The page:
The aim of this study was to investigate subcellular changes in ascorbate and glutathione contents in Arabidopsis plants during the exposure to different low and high light conditions (from 50 to 1,500 μmol m-2 s-1) in order to clarify the dynamic compartment specific protection of these key antioxidants against ROS produced during high light conditions. Plants grown at 150 μmol m-2 s-1 were considered as controls (we will refer to this light intensity as control conditions throughout the text) as this light intensity is considered to be ideal for growing Arabidopsis plants and commonly used in experiments involving Arabidopsis thaliana. Different light intensities were applied for 4 h or 14 d in order to evaluate differences in short and long term adaptation strategies of the antioxidant system to high light intensities. Additionally, we compared dynamic changes of the antioxidants ascorbate and glutathione in ascorbate and glutathione deficient mutants, vtc2-1 (60% less ascorbate than the wildtype)  and pad2-1 (80% less glutathione than the wildtype) [36, 37], respectively, in order to clarify possible compensatory effects of low ascorbate and glutathione contents by glutathione and ascorbate, respectively. Other parameters such as catalase activity and H2O2 contents, number of chloroplasts and changes in the fine structure of chloroplast were additionally monitored in order to correlate different defense and adaptation strategies of Arabidopsis plants to changes in the antioxidative protection during high and low light conditions.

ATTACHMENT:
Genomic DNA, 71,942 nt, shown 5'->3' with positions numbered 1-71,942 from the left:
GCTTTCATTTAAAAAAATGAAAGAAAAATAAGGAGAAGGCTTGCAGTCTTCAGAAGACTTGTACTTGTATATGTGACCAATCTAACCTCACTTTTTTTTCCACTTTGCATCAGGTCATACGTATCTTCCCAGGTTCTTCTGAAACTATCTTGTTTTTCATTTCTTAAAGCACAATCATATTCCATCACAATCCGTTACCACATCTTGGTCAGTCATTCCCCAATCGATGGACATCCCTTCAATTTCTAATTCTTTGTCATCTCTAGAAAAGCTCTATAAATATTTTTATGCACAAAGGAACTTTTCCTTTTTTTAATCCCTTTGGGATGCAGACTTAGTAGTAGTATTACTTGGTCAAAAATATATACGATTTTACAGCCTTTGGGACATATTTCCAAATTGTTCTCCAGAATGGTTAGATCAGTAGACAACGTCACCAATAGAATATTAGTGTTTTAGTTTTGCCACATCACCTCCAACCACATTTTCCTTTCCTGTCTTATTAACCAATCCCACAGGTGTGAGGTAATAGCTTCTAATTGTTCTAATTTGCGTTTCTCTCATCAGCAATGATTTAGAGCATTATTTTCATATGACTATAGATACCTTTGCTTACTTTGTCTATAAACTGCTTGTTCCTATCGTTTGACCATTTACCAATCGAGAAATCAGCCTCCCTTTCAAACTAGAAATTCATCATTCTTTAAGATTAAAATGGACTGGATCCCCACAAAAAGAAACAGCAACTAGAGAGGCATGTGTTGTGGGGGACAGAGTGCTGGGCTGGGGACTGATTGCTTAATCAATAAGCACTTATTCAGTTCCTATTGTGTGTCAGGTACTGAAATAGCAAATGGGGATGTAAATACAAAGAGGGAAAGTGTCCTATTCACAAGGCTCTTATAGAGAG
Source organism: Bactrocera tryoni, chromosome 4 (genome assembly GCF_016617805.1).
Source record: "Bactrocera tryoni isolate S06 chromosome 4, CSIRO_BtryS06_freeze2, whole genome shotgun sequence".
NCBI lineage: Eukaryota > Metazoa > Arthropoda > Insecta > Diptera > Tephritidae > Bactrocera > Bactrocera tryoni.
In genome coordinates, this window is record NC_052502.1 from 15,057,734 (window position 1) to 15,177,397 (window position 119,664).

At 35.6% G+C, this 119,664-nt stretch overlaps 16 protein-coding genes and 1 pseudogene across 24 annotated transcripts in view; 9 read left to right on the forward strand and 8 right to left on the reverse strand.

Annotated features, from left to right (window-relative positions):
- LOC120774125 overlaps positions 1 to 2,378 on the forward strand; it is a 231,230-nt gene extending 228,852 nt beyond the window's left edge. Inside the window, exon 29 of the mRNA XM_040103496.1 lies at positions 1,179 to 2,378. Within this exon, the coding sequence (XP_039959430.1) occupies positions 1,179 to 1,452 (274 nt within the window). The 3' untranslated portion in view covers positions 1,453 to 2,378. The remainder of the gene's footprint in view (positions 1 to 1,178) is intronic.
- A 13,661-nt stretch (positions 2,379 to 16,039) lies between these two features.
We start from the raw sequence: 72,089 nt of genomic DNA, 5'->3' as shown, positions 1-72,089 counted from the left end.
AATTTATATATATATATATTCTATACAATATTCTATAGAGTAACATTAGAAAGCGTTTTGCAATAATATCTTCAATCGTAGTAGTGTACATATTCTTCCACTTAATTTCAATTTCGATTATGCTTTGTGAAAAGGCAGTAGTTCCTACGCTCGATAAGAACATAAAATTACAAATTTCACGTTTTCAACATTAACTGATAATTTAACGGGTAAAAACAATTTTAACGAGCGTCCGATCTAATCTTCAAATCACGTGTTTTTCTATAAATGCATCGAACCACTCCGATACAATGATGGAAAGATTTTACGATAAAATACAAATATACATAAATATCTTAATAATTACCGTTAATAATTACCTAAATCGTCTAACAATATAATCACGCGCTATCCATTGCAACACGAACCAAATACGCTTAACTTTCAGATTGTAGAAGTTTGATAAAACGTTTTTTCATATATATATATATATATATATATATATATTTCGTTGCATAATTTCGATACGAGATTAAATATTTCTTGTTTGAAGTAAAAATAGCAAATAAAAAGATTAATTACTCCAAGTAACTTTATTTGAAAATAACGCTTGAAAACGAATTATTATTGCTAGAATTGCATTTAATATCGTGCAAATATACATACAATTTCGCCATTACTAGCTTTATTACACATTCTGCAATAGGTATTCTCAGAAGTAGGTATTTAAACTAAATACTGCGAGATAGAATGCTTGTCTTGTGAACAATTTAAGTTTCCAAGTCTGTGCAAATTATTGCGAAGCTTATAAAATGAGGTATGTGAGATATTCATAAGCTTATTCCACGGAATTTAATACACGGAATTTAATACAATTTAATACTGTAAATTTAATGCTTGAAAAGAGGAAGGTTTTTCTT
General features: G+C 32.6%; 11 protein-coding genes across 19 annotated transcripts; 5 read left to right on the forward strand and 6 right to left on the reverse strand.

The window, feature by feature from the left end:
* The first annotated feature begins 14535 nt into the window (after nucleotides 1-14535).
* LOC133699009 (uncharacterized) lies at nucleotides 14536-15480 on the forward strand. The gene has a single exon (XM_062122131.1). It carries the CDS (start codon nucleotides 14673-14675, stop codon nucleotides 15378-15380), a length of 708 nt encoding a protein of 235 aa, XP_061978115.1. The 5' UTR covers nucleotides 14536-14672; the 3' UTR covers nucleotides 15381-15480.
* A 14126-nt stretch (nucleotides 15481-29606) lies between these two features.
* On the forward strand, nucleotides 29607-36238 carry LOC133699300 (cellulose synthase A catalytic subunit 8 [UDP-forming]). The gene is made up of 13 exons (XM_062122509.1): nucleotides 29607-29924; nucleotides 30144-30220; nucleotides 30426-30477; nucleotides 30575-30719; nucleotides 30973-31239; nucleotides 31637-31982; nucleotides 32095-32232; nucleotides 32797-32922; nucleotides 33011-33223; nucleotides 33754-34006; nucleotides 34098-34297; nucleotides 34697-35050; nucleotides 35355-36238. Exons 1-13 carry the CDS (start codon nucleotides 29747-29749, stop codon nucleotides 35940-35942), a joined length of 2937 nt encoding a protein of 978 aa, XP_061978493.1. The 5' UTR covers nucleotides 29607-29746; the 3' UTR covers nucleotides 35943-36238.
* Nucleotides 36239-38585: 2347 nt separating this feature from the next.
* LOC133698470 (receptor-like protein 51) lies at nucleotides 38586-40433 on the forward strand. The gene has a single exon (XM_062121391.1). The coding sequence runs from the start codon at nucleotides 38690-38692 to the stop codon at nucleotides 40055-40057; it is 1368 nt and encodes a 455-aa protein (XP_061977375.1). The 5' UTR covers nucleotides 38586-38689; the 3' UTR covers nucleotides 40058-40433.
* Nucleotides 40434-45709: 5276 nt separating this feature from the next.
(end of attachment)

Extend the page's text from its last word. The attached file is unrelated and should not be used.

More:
High light intensity had a major impact on the appearance and anatomy of the leaves (Figure 1; Additional file 1) and also altered the overall phenotypes of the plants. Plants exposed to high light conditions formed the same amounts of rosettes as plants grown under control conditions. Whereas fully developed leaves from older rosettes (e.g. 3rd and 4th) developed a similar size as leaves grown under control conditions leaves developed after the exposure to high light conditions remained much smaller. Thus, leaves from the 3rd and 4th rosette which were taken for the investigations described in this study had similar size and developmental stage (Figure 1). These results differ from the overall phenotypes of wildtype plants and vtc2 mutants which were much smaller when grown for full 6 weeks under high light conditions  but are similar to phenotypes of the same plants exposed in adult stage for 5 days to high light conditions . When leaves of Arabidopsis thaliana Col-0 were exposed to a light intensity of 300 μmol m-2 s-1 first blue spots -indicating the accumulation of anthocyanins in vacuoles- were visible on the leaves and on the main vascular vein (Figure 1). On leaves of the wildtype small necrotic spots on the edge of the leaves could be observed when the plants were exposed to 700 μmol m-2 s-1 (Figure 1). The pad2-1 and vtc2-1 mutants showed dark blue stained areas on the leaves at this light intensity but necrotic spots were not visible (Figure 1). When leaves were exposed to 1,500 μmol m-2 s-1 advanced browning and necrotic areas at the leaf edge could be observed on Arabidopsis Col-0, the vtc2-1 and pad2-1 mutants (Figure 1). Investigations of leaf anatomy by light microscopy revealed that wildtype plants and the pad2-1 and vtc2-1 mutants grown at a light intensity of 50 and 150 μmol m-2 s-1 for 14 d showed a similar ultrastructure with one tightly-packed palisade cell layer and three layers of spongy parenchyma cells with many intercellular spaces between the upper and lower epidermis cell layer (Additional file 1). At a light intensity of 300 μmol m-2 s-1 leaves of the wildtype plants and the pad2-1 mutant contained two tightly-packed layers of palisade cells and three layers of loosely arranged spongy parenchyma cells (Additional file 1). In vacuoles of epidermis cells of leaves from wildtype plants dark stained precipitations indicating the accumulation of anthocyanins could be observed (Additional file 1). When plants were exposed to light intensities of 700 and 1,500 μmol m-2 s-1 for 14 d the accumulation of anthocyanins became more prominent and could also be found in palisade and spongy parenchyma (Additional file 1). At these light intensities a differentiation between palisade and spongy parenchyma was difficult in leaves of the wildtype and the vtc2-1 as large intercellular spaces appeared in both cell layers. Additionally, the palisade parenchyma was reduced to one cell layer (Additional file 1). Leaves of the pad2-1 mutants exposed to a light intensity of 700 and 1,500 μmol m-2 s-1 for 14 d showed similar anatomy as plants exposed to 300 μmol m-2 s-1 for 14 d containing two tightly-packed palisade cell layers and about 3 to 4 layers of spongy parenchyma. In general leaves of the wildtype, pad2-1 and vtc2-1 mutants appeared thicker at 300 and 700 μmol m-2 s-1 for 14 d in comparison to leaves exposed to the other light intensities (Additional file 1).